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‘It’s almost like science fiction’: artists share their experiences with the coronavirus We spoke with artists in the US and Europe about how Covid-19 has so far affected them and their work, from cancelled exhibitions to concerns about the future

19th March 2020 21:59 GMTMore

“Last week I had the weirdest experience I think I ever had in my life,” says the Bay Area sound artist Bill Fontana, who returned this week to shelter in place at his San Francisco studio after the coronavirus pandemic shut down his solo show at the Kunsthaus Graz. On Wednesday 11 March “they had a private view, it went great,” he says. “And then Thursday morning we wake up and find out that the Austrian government has closed all the museums.”

Fontana returned to California on a British Airways flight that held only 50 passengers, all of them American citizens. After filling out a questionnaire on the plane and being checked out by a government worker once he disembarked, Fontana was allowed to leave the deserted airport and head home. And while he was “heartbroken” when he first found out about the closure of his exhibition, which included a massive 64-channel floating sound and video installation in the main museum space and a media archive spanning his 50-year career, he hopes the show will be extended when the museum reopens. In the meantime, he continues working in San Francisco on current and future projects. “I’ve got also a huge archive,” he says. “I’ve been working for more than 50 years, so I have to really organise that when I have spare time.”

Bill Fontana: Primal Energies at the Kunsthaus Graz was only open the preview night before Austria shut down all its museums

Bill Fontana: Primal Energies at the Kunsthaus Graz, which was only open on the preview night before Austria shut down all its museums Photo: Universalmuseum Joanneum/N. Lackner

Fontana is among the many artists who have been affected by the actions taken to contain the spread of Covid-19, which quickly reached the level of a global pandemic this month. Those we talked to shared their experiences of cancelled projects, concerns about the long-term impacts, and the ways they are coping with the social isolation that has become as much a symptom of the disease as a means of taking precautions against it.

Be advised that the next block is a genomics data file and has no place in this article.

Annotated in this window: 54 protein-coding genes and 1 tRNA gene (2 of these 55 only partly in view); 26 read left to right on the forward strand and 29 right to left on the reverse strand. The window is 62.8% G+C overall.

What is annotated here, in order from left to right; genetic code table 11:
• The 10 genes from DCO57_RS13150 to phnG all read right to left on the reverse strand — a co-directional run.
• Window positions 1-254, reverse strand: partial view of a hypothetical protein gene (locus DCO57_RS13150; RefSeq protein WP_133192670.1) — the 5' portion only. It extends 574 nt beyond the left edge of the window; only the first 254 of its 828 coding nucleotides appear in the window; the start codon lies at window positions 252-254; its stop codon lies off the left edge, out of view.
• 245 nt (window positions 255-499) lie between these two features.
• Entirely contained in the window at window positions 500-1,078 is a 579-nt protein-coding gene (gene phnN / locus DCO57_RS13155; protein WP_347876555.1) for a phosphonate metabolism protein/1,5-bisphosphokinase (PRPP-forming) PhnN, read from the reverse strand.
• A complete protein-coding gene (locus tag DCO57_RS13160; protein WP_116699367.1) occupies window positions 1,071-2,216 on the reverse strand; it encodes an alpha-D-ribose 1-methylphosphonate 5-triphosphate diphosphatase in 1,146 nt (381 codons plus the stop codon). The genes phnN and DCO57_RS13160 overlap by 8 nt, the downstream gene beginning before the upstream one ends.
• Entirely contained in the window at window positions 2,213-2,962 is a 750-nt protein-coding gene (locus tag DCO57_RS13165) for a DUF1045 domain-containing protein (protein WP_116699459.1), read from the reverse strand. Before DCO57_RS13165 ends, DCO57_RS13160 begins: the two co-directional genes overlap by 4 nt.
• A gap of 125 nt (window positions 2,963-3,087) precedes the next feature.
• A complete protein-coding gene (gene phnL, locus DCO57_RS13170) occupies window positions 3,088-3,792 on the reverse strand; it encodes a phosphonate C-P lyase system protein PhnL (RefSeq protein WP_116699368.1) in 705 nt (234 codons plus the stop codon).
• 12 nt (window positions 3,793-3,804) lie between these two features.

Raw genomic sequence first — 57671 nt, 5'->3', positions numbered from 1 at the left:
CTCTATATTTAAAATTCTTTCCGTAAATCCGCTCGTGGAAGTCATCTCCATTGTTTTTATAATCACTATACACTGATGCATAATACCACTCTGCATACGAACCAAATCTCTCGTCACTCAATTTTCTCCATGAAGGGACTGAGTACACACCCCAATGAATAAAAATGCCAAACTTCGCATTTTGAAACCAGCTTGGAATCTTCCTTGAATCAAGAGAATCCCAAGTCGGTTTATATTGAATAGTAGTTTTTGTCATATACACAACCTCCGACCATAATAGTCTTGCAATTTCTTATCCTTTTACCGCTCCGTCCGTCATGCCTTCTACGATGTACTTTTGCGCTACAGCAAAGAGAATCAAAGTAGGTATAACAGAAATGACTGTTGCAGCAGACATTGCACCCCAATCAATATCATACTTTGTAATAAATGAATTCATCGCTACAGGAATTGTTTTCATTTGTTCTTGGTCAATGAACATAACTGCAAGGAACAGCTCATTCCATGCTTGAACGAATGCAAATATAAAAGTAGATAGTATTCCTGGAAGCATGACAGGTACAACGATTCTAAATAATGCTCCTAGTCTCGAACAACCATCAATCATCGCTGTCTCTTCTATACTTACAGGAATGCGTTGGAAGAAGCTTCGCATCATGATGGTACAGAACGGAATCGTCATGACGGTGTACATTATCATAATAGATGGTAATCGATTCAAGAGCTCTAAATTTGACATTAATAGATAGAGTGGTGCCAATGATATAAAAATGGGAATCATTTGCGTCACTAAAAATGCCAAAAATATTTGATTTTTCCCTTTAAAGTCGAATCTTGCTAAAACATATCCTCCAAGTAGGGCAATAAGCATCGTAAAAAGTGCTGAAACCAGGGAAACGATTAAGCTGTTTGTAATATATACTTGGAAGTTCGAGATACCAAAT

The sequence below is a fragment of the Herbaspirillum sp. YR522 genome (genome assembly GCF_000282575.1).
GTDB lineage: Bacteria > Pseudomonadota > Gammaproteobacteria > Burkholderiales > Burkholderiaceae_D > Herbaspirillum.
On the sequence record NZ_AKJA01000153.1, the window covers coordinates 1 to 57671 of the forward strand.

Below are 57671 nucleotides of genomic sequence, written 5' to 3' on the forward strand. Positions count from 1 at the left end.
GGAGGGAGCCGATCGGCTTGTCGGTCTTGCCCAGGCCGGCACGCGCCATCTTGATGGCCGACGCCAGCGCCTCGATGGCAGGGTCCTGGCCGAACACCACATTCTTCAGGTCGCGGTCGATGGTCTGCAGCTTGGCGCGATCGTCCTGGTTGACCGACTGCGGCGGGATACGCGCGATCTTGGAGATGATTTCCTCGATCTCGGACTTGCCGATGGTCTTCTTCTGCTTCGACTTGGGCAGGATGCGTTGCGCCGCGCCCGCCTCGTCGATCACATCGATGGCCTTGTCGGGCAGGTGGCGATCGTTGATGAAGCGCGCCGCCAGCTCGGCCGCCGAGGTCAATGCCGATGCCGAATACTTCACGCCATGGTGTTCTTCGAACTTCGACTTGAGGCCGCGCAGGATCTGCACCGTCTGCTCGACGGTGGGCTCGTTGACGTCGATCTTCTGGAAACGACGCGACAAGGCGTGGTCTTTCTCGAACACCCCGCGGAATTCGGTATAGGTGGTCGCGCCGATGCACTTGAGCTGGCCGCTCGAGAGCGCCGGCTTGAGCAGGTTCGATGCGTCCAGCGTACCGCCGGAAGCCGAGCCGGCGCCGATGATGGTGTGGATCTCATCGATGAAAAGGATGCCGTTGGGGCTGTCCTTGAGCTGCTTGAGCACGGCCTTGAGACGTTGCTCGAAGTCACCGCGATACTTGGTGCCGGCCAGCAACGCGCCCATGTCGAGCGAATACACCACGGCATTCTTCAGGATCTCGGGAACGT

It already feels very disconcerting, very unsettling, and a real portent of what we’re about to face

Matt Adams, a member of the British art cooperative Blast Theory, is well versed in viruses and pandemics. In 2018, he and his colleagues were the first artists to take part in a residency on contagion at the World Health Organization in Geneva, and last fall they staged a Spit Spreads Death parade in Philadelphia to remember local victims of the 1918 Spanish influenza crisis.

After all his medical research, Adams finds the current coronavirus crisis deeply unnerving. The 1918 pandemic, he notes, killed at least 50 million people. “What’s fascinating now is that with very few actual deaths in the US and the UK, it already feels very disconcerting, very unsettling, and a real portent of what we’re about to face.”

He and his fellow artists, Ju Row Farr and Nick Tandavanitj, have closed their Brighton studio and are working from their homes while communicating via Slack and through video calls. He has remained in touch with other artists as well. “I think that there’s a curiosity I’m feeling from other people, which is, a moment like this has the potential for a significant social reconfiguration–it’s bound to leave a very deep mark on society,” he says. “We’re looking out for one another, but there’s also a sense that we’re going into one of the most significant moments for our generation of understanding what society we live in. It’s almost like science fiction, a moment when all orthodoxies are up for question.”

Blast Theory's show A Cluster of 17 Cases, features a milled aluminium model of the ninth floor of the Metropole Hotel in Hong Kong where the SARS virus spread overnight in February 2003

Blast Theory’s show A Cluster of 17 Cases, features a milled aluminium model of the ninth floor of the Metropole Hotel in Hong Kong where the SARS virus spread overnight in February 2003 Courtesy of the artists

Suspensefully, given the abundance of museum and gallery cancellations across the globe, the Blast Theory artists are still hoping that an exhibition of their interactive work at the Rijksmuseum Boerhaave in Leiden in the Netherlands will open as planned on 16 April: “A team will come in [to the studio] to package that up and ship it next week,” Adams says. The show, titled A Cluster of 17 Cases, is to feature a milled aluminium model of the ninth floor of the Metropole Hotel in Hong Kong where the SARS virus spread overnight in February 2003.

What are the things that make us feel safe?

The artist Trevor Paglen is meanwhile hunkering down in his New York studio, contemplating the indefinite postponement of a solo show of his work at the Officine Grandi Riparazioni (OGR) gallery in Turin, Italy that was to have opened on 12 March. (The art was half installed, he says, when the show was deferred.) Paglen said he was using the time to take “a much deeper dive” into some research he has undertaken for his art projects, which often centre on themes such as surveillance, data collection and the mapping of power.

Trevor Paglen's postponed show Unseen Stars at the Officine Grandi Riparazioni in Turin was to have included his Orbital Reflector art satellite project